Written by Winifred Conkling
The book Sylvia and Aki recounts the true story of Sylvia Mendez and Aki Munemitsu. Told in alternating chapters from the girls’ points of view, the story about institutional racism enlightens readers to events in recent history of the US. Aki’s family was relocated from their family farm to a Japanese internment camp in the Arizona desert. Meanwhile, Sylvia’s family has rented the Munemitsu farm and Sylvia and her brothers are not allowed to enroll in the nearby school. Instead, they are sent to the “Mexican school.” This sets the stage for Sylvia’s father to challenge in court the separation of races in California’s schools. The case, Mendez vs. Westminster School District is considered one of the precursors to Brown vs. Board of Education and helped build the case that would end school segregation nationally.
Quote from Rivera national committee
“ ‘Sylvia and Aki’ is a compelling story of two important historical narratives that brings to light the Mexican American struggle for equal education at a time when Japanese American families were being rounded up and sent to internment camps during World War II” says Oralia Garza de Cortes, a member of the national committee that selected the title, library and literacy advocate, and past president of REFORMA (The National Association to Promote Library & Information Services to Latinos and the Spanish Speaking).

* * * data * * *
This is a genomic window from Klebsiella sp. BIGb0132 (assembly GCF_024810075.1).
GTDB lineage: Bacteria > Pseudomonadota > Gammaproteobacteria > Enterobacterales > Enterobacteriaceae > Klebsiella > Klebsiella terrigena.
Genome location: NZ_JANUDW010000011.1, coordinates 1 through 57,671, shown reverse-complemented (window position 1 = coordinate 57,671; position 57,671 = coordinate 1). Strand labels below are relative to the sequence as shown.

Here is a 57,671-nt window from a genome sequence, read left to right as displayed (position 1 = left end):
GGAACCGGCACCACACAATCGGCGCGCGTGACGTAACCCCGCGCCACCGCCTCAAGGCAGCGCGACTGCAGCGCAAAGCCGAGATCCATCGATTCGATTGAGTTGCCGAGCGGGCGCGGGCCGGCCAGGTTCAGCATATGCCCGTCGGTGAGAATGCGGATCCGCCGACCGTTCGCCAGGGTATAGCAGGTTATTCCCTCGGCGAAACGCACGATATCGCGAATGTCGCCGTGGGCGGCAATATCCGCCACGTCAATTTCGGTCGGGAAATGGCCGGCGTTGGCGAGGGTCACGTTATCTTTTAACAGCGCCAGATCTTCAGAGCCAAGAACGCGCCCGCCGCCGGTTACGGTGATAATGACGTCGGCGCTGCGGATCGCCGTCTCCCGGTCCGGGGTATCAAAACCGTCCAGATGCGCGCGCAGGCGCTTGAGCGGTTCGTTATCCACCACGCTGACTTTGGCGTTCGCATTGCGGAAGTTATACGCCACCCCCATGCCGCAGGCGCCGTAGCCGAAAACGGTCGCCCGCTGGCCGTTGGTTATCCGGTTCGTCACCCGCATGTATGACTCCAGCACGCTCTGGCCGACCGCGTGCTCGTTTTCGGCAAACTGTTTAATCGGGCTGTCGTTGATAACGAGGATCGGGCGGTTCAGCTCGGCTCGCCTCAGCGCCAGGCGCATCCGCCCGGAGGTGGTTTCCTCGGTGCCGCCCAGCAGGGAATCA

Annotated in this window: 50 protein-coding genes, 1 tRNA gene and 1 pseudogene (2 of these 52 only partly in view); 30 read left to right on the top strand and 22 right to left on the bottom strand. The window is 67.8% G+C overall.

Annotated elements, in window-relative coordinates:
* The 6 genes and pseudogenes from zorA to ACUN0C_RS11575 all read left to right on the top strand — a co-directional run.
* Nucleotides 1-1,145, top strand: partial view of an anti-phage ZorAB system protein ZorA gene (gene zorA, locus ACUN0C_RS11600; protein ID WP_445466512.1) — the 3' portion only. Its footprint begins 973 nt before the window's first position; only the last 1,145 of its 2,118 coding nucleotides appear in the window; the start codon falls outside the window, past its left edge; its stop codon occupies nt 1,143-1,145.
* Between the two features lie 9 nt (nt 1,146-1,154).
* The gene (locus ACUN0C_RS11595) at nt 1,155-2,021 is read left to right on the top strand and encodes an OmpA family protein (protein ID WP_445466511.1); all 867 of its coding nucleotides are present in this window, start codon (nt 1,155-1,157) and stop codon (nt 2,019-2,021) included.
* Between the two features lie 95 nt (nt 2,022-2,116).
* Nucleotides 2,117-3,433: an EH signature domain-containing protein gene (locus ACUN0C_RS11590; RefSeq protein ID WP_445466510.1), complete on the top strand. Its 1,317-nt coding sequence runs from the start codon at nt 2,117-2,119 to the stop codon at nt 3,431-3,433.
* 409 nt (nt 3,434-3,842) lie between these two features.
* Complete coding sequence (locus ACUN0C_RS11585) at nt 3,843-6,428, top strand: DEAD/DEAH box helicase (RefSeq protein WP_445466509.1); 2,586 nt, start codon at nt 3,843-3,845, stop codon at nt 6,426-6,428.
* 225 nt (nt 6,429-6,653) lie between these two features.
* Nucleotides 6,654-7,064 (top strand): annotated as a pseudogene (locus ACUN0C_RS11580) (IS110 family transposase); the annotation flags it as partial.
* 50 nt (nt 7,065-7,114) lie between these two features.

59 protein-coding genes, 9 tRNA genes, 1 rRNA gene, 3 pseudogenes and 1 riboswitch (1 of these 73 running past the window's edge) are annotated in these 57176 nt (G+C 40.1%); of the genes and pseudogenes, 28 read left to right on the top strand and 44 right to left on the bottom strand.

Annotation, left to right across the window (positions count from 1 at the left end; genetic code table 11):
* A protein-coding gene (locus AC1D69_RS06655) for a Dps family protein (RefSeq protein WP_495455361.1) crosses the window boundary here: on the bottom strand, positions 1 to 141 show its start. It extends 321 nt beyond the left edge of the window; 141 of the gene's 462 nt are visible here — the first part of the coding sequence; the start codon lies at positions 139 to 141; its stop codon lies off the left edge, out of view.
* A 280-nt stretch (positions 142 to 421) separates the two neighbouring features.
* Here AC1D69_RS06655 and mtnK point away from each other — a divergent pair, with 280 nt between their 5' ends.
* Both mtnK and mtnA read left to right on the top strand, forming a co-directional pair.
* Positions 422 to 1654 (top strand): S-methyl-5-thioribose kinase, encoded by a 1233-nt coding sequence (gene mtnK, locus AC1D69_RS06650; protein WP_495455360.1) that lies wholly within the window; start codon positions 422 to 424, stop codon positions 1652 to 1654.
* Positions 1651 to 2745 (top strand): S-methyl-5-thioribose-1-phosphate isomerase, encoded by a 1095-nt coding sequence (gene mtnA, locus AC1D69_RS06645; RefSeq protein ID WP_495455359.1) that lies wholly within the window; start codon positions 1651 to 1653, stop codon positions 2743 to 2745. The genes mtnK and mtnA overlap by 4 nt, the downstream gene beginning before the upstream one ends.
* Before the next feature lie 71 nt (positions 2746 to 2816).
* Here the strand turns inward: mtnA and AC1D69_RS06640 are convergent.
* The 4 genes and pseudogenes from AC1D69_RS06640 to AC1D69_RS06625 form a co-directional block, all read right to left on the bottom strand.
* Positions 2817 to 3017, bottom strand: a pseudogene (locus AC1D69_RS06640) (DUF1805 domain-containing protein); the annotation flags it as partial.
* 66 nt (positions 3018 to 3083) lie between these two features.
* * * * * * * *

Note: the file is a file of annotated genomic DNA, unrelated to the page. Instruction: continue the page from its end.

Winifred Conkling is an author who has published numerous works of nonfiction. She holds a degree in journalism and has worked as a writer and editor at various newspapers and magazines. She also earned a Master of Fine Arts in Writing for Children and Young Adults from the Vermont College of Fine Arts. The book Sylvia and Aki is her first children’s book. For more information visit her website at winifredconkling.com.